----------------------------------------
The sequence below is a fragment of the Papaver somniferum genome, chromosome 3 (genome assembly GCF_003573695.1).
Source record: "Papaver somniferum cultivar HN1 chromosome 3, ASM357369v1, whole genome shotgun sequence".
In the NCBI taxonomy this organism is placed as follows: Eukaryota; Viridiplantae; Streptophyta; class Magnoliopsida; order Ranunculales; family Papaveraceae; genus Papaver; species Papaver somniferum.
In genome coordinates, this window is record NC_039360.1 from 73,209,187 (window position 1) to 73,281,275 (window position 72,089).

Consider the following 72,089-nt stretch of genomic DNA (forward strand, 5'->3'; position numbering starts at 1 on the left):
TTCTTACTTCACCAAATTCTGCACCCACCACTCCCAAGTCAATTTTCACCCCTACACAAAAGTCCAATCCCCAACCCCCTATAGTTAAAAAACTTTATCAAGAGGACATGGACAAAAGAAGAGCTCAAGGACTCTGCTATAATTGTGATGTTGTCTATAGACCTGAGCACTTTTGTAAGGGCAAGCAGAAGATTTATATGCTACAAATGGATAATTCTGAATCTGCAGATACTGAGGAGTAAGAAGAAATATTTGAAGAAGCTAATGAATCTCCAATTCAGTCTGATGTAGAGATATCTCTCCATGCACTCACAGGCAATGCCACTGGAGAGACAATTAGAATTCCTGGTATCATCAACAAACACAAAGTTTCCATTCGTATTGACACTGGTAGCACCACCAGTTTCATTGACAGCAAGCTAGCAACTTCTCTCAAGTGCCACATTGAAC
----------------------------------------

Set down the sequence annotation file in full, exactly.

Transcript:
The sequence below is a fragment of the Papaver somniferum genome, chromosome 3 (genome assembly GCF_003573695.1).
Source record: "Papaver somniferum cultivar HN1 chromosome 3, ASM357369v1, whole genome shotgun sequence".
In the NCBI taxonomy this organism is placed as follows: Eukaryota; Viridiplantae; Streptophyta; class Magnoliopsida; order Ranunculales; family Papaveraceae; genus Papaver; species Papaver somniferum.
In genome coordinates, this window is record NC_039360.1 from 73,209,187 (window position 1) to 73,281,275 (window position 72,089).

Consider the following 72,089-nt stretch of genomic DNA (forward strand, 5'->3'; position numbering starts at 1 on the left):
TTCTTACTTCACCAAATTCTGCACCCACCACTCCCAAGTCAATTTTCACCCCTACACAAAAGTCCAATCCCCAACCCCCTATAGTTAAAAAACTTTATCAAGAGGACATGGACAAAAGAAGAGCTCAAGGACTCTGCTATAATTGTGATGTTGTCTATAGACCTGAGCACTTTTGTAAGGGCAAGCAGAAGATTTATATGCTACAAATGGATAATTCTGAATCTGCAGATACTGAGGAGTAAGAAGAAATATTTGAAGAAGCTAATGAATCTCCAATTCAGTCTGATGTAGAGATATCTCTCCATGCACTCACAGGCAATGCCACTGGAGAGACAATTAGAATTCCTGGTATCATCAACAAACACAAAGTTTCCATTCGTATTGACACTGGTAGCACCACCAGTTTCATTGACAGCAAGCTAGCAACTTCTCTCAAGTGCCACATTGAAC